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A recent study revealed that of America's youngest adults -- those 15 to 26 -- only 54% said it was important to pay attention to government or politics.
Fewer than half of those eligible said they bothered to vote in most elections.
And only 40 percent knew which party controlled Congress.
A bleak picture, indeed.
But this isn't exclusively the fault of young America. Far too many of our elected officials – and many of us in the media – share much of the blame for this apathy.
After all, if every day didn't seem to bring a new example of public corruption, young adults might not view the entire process with such disdain. And if the media would pay more attention to ideas and substance rather than irrelevant scandal and personal trivia, becoming involved in politics might not be so repelling.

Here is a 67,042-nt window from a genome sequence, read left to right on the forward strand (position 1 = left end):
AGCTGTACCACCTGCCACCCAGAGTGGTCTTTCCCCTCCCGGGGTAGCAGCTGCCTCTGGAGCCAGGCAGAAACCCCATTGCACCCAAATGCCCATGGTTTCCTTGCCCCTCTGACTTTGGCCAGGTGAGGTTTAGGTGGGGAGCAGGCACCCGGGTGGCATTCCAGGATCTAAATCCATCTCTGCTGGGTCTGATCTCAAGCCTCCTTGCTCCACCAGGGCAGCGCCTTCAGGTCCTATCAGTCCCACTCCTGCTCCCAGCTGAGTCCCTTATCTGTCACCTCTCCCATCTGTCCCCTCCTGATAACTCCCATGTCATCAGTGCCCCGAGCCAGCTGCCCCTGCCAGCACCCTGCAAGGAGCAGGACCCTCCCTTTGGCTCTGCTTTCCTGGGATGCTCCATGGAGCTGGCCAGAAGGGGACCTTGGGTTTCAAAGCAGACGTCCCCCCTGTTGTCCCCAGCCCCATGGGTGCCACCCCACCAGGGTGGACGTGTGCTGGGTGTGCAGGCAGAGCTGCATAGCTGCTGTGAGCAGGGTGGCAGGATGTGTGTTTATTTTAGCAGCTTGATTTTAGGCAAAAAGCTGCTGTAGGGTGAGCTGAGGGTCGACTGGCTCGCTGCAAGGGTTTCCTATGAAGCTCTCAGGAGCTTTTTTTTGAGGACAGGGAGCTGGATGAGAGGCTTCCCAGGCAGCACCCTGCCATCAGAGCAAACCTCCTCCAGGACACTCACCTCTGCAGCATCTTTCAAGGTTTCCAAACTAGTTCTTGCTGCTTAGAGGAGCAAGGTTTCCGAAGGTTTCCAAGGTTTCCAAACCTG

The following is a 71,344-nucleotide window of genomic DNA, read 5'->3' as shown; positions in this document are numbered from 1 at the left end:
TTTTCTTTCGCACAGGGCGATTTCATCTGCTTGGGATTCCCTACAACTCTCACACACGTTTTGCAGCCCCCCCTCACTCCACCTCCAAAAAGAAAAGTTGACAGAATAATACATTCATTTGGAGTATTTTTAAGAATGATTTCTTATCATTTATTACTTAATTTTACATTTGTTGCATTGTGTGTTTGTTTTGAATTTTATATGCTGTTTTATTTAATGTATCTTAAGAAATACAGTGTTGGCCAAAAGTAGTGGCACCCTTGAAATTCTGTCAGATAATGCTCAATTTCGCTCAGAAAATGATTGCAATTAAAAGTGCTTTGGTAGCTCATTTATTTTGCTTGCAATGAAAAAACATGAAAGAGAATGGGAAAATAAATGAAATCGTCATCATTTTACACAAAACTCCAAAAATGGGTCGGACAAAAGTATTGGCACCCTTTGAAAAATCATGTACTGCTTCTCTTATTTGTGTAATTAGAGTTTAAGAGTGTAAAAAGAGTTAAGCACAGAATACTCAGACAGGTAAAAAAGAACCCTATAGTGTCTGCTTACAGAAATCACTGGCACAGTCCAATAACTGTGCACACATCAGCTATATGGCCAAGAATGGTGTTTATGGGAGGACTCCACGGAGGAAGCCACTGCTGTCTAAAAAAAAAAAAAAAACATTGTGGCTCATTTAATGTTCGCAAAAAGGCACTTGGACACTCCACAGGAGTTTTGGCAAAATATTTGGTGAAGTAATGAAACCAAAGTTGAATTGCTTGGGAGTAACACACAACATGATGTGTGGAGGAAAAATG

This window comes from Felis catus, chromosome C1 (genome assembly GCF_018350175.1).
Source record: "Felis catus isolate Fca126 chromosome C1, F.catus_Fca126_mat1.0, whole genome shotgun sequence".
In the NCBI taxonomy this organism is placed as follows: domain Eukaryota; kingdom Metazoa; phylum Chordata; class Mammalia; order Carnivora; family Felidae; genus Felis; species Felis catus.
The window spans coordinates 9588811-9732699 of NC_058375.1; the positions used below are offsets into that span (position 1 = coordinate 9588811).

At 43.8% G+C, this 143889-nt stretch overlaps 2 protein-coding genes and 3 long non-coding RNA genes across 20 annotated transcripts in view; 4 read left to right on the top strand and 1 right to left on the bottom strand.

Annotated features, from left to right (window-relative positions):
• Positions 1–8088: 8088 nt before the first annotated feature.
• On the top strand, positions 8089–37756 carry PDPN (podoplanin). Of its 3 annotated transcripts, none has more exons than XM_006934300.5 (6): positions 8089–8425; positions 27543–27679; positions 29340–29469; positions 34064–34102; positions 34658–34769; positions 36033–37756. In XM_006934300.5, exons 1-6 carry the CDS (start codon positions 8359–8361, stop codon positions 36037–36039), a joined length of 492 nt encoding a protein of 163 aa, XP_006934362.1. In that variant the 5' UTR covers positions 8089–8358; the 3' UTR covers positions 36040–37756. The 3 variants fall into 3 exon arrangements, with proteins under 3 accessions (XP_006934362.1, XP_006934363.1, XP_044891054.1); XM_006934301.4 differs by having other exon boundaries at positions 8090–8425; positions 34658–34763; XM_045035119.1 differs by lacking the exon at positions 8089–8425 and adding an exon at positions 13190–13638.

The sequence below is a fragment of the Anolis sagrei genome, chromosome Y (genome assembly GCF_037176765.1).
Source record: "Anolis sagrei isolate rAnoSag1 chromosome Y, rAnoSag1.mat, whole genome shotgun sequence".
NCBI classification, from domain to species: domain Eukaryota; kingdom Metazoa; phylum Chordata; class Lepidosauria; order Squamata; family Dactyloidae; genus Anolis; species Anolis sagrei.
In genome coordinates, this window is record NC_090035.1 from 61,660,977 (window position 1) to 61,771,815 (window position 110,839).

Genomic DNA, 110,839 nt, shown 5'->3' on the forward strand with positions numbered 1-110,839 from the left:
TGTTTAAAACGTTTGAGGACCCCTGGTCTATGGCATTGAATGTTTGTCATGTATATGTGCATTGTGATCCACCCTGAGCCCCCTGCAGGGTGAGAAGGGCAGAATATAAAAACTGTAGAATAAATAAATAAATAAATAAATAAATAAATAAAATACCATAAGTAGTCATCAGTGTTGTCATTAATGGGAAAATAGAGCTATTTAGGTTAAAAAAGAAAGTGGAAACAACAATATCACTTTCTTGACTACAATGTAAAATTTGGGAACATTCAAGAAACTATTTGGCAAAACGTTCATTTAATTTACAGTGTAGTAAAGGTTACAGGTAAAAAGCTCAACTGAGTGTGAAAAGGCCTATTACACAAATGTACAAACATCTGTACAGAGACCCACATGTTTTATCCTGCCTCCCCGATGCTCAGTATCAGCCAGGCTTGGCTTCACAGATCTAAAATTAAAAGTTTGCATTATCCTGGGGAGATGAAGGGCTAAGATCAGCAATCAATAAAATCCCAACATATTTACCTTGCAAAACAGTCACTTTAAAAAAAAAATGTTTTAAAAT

There was some good news in this report, however. Those who had been exposed to even one Civics class during their education were much more likely to take an active role in staying politically informed and active in their communities.
Could there possibly be a better argument for including more civics lessons in our kids' classrooms?
It's probably too late to change the attitudes of today's young adults. But tomorrow's are another matter. And anything we can do to make them better caretakers of their own future is certainly worth trying.